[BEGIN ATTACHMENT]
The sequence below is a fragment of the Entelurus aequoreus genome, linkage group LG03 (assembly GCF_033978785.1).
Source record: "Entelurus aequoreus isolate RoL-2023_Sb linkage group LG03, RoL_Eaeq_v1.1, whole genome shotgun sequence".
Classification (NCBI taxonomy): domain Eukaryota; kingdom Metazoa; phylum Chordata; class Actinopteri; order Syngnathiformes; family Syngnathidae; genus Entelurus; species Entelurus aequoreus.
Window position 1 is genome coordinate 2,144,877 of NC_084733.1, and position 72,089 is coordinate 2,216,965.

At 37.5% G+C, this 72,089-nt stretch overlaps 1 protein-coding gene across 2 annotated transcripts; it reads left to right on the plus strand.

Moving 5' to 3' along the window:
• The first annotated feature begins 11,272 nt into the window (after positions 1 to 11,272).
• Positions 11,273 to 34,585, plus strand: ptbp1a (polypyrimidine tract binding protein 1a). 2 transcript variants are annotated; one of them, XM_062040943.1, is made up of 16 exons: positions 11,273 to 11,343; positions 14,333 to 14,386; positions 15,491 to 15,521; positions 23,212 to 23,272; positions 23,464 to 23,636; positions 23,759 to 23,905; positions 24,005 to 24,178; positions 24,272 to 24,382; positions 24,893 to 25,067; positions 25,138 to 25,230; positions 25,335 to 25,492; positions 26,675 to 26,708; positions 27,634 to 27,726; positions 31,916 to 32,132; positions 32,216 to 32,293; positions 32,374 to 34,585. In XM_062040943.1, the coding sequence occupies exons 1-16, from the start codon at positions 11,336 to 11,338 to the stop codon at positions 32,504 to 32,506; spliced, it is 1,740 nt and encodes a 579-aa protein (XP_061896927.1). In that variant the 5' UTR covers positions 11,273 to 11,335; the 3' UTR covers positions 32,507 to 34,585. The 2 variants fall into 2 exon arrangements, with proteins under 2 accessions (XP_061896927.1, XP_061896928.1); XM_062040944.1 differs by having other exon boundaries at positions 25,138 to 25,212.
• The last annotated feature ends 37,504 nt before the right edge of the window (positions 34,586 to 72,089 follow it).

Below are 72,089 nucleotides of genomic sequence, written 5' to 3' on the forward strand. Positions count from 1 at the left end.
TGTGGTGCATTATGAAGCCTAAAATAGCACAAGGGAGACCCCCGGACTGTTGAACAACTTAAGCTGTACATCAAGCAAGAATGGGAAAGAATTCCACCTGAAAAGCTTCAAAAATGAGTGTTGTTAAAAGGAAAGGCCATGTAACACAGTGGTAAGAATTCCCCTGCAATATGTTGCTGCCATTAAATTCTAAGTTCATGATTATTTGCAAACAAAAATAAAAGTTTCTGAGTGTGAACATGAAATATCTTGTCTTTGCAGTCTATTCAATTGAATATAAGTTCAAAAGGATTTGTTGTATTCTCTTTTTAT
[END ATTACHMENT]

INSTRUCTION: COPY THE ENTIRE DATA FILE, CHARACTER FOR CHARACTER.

The sequence below is a fragment of the Entelurus aequoreus genome, linkage group LG03 (assembly GCF_033978785.1).
Source record: "Entelurus aequoreus isolate RoL-2023_Sb linkage group LG03, RoL_Eaeq_v1.1, whole genome shotgun sequence".
Classification (NCBI taxonomy): domain Eukaryota; kingdom Metazoa; phylum Chordata; class Actinopteri; order Syngnathiformes; family Syngnathidae; genus Entelurus; species Entelurus aequoreus.
Window position 1 is genome coordinate 2,144,877 of NC_084733.1, and position 72,089 is coordinate 2,216,965.

At 37.5% G+C, this 72,089-nt stretch overlaps 1 protein-coding gene across 2 annotated transcripts; it reads left to right on the plus strand.

Moving 5' to 3' along the window:
• The first annotated feature begins 11,272 nt into the window (after positions 1 to 11,272).
• Positions 11,273 to 34,585, plus strand: ptbp1a (polypyrimidine tract binding protein 1a). 2 transcript variants are annotated; one of them, XM_062040943.1, is made up of 16 exons: positions 11,273 to 11,343; positions 14,333 to 14,386; positions 15,491 to 15,521; positions 23,212 to 23,272; positions 23,464 to 23,636; positions 23,759 to 23,905; positions 24,005 to 24,178; positions 24,272 to 24,382; positions 24,893 to 25,067; positions 25,138 to 25,230; positions 25,335 to 25,492; positions 26,675 to 26,708; positions 27,634 to 27,726; positions 31,916 to 32,132; positions 32,216 to 32,293; positions 32,374 to 34,585. In XM_062040943.1, the coding sequence occupies exons 1-16, from the start codon at positions 11,336 to 11,338 to the stop codon at positions 32,504 to 32,506; spliced, it is 1,740 nt and encodes a 579-aa protein (XP_061896927.1). In that variant the 5' UTR covers positions 11,273 to 11,335; the 3' UTR covers positions 32,507 to 34,585. The 2 variants fall into 2 exon arrangements, with proteins under 2 accessions (XP_061896927.1, XP_061896928.1); XM_062040944.1 differs by having other exon boundaries at positions 25,138 to 25,212.
• The last annotated feature ends 37,504 nt before the right edge of the window (positions 34,586 to 72,089 follow it).

Below are 72,089 nucleotides of genomic sequence, written 5' to 3' on the forward strand. Positions count from 1 at the left end.
TGTGGTGCATTATGAAGCCTAAAATAGCACAAGGGAGACCCCCGGACTGTTGAACAACTTAAGCTGTACATCAAGCAAGAATGGGAAAGAATTCCACCTGAAAAGCTTCAAAAATGAGTGTTGTTAAAAGGAAAGGCCATGTAACACAGTGGTAAGAATTCCCCTGCAATATGTTGCTGCCATTAAATTCTAAGTTCATGATTATTTGCAAACAAAAATAAAAGTTTCTGAGTGTGAACATGAAATATCTTGTCTTTGCAGTCTATTCAATTGAATATAAGTTCAAAAGGATTTGTTGTATTCTCTTTTTAT